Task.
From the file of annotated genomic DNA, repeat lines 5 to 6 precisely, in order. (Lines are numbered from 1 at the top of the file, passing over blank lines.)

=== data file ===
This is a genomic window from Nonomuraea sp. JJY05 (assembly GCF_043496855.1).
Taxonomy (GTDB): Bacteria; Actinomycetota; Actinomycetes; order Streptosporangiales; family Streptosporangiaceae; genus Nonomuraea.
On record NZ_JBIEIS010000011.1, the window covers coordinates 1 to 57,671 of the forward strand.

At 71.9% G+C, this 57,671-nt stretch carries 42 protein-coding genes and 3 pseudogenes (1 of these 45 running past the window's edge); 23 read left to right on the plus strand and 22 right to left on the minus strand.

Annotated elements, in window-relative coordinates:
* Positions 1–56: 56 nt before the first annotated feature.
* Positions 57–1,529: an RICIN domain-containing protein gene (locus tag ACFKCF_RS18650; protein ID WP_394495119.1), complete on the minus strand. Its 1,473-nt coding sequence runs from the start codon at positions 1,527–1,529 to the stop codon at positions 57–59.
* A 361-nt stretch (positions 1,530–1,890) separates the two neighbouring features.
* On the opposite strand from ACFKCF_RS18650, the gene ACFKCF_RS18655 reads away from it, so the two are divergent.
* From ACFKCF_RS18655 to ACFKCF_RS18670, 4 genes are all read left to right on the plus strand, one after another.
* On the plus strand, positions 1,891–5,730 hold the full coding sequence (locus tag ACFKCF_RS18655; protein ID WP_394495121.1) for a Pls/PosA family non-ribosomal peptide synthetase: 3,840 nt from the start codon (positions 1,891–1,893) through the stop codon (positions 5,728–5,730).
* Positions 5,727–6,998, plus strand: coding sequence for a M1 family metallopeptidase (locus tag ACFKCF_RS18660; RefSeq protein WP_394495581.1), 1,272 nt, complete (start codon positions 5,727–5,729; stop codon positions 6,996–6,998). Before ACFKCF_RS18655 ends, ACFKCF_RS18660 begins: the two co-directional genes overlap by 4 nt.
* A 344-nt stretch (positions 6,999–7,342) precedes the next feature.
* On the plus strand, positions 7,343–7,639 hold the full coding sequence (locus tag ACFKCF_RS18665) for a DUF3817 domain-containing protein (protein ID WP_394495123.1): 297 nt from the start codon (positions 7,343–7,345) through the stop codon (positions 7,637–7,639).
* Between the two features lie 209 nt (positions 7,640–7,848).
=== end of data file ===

Annotated elements, in window-relative coordinates:
* Positions 1–56: 56 nt before the first annotated feature.